My other camera is a Canon 40D. It’s old, but it works great. I have two zoom lenses and love them. They are basically small telescopes and I can get up close and personal on birds in flight, people yards away, objects that would otherwise be impossible for me to get close to with getting wet or losing my life.
These lenses can magnify objects 10x or more so why would anyone want a lens that only offers 2x magnification?
Well, first of all, it’s 2x magnification. In case you don’t think that’s a lot take a look at the following pix of the fountain in Lake Eola, downtown Orlando, Florida. The first was shot normally, no magnification. The second one I used my Olloclip 2x lens. No filter.
Obviously the fountain in the second photo is bigger. Yes, we could have accomplished the same thing using the iPhone’s software magnification, but you really don’t want to do that if you can help it.
Most in-camera magnification, or zoom, does its magic by reducing the size of the photo as it appears on the sensor, the chip that actually takes the picture. In essence, by reducing the size of the area of the sensor that takes the photo, but displaying it as normal size you get a larger object in the image, but the resolution suffers, Basically your camera cropped the photo before you took it.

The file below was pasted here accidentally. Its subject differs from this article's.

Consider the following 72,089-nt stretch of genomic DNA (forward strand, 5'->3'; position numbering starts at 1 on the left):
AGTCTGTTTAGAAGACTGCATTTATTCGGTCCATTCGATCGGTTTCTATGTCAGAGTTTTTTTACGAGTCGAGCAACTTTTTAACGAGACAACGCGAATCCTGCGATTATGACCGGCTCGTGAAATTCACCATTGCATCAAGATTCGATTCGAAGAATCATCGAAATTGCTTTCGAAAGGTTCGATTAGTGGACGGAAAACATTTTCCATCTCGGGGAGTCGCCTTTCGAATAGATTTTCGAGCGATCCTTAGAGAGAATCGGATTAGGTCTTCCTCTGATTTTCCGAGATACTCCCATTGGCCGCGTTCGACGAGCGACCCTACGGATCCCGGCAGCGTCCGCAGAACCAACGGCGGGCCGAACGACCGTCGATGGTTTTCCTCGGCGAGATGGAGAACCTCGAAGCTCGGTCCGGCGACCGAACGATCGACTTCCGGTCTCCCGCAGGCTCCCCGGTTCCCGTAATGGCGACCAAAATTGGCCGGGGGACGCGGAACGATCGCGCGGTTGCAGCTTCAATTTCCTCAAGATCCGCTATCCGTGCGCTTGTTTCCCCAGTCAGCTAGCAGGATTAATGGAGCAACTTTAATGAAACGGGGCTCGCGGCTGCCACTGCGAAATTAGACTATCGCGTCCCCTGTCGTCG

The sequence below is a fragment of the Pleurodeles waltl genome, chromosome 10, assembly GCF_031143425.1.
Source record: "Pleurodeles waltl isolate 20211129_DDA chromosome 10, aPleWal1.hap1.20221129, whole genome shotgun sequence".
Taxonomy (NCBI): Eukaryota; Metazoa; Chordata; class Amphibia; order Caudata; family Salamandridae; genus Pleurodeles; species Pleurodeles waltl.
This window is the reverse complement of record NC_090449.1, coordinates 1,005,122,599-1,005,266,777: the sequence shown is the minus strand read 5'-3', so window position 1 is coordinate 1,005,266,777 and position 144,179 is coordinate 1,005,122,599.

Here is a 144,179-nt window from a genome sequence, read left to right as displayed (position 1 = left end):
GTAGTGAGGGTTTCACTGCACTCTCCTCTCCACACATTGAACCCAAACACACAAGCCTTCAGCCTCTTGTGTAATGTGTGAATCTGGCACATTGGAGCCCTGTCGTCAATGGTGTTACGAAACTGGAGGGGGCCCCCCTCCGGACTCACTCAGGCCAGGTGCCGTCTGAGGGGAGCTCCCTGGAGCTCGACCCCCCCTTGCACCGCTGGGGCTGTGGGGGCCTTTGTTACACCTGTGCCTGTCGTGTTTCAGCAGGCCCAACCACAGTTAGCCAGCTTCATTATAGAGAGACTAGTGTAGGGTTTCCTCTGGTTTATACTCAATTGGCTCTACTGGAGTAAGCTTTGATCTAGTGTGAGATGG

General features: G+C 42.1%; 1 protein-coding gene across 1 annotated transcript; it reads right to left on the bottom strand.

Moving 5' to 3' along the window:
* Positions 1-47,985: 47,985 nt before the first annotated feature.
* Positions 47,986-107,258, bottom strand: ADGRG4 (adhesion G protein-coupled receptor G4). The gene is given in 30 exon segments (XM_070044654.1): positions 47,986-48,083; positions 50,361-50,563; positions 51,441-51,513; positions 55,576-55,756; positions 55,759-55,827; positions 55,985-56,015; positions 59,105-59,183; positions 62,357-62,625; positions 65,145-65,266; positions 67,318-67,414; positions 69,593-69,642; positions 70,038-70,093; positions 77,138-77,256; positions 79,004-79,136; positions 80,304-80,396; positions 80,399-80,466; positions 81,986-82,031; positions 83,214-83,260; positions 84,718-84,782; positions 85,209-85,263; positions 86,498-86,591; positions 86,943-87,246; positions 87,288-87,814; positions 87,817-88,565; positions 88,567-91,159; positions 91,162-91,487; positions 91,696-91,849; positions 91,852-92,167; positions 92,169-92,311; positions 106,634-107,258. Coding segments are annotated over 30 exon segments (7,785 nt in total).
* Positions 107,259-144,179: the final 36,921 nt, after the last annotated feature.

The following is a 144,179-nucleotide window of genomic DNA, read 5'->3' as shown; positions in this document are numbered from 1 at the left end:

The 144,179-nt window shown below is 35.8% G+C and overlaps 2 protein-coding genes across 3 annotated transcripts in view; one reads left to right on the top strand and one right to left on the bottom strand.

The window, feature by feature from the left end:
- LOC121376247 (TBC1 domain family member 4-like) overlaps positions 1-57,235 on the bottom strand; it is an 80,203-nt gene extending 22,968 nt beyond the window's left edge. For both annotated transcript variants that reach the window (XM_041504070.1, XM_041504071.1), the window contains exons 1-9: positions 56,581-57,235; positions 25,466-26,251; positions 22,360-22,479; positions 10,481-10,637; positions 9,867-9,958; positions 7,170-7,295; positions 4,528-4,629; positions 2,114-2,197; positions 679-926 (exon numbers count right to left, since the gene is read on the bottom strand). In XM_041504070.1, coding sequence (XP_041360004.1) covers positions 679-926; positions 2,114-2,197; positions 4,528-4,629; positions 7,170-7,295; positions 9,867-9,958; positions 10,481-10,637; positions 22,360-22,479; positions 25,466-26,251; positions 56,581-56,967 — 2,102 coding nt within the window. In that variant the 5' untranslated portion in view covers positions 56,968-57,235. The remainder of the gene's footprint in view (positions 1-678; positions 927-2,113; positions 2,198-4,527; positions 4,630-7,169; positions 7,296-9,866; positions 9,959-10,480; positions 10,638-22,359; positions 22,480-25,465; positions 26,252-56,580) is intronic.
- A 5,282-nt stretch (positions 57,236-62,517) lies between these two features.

With a telephoto lens, however, you magnify the image before it hits the sensor, so you have a bigger object and it uses all of the sensor. You resulting shots are at normal resolution, which means that if you must crop, you can get twice as close without seeing pixelation if you use a 2x lens. And that’s the point of using a telephoto lens in the first place, to get close.
The same is true for morning shot of the fountain.
The seagull shot at the top of this article was also shot with the 2x lens, I also had the polarizer on it and that was shot near the Max Brewer Bridge in Titusville, Florida.
Next post I’m gonna get small. Real small.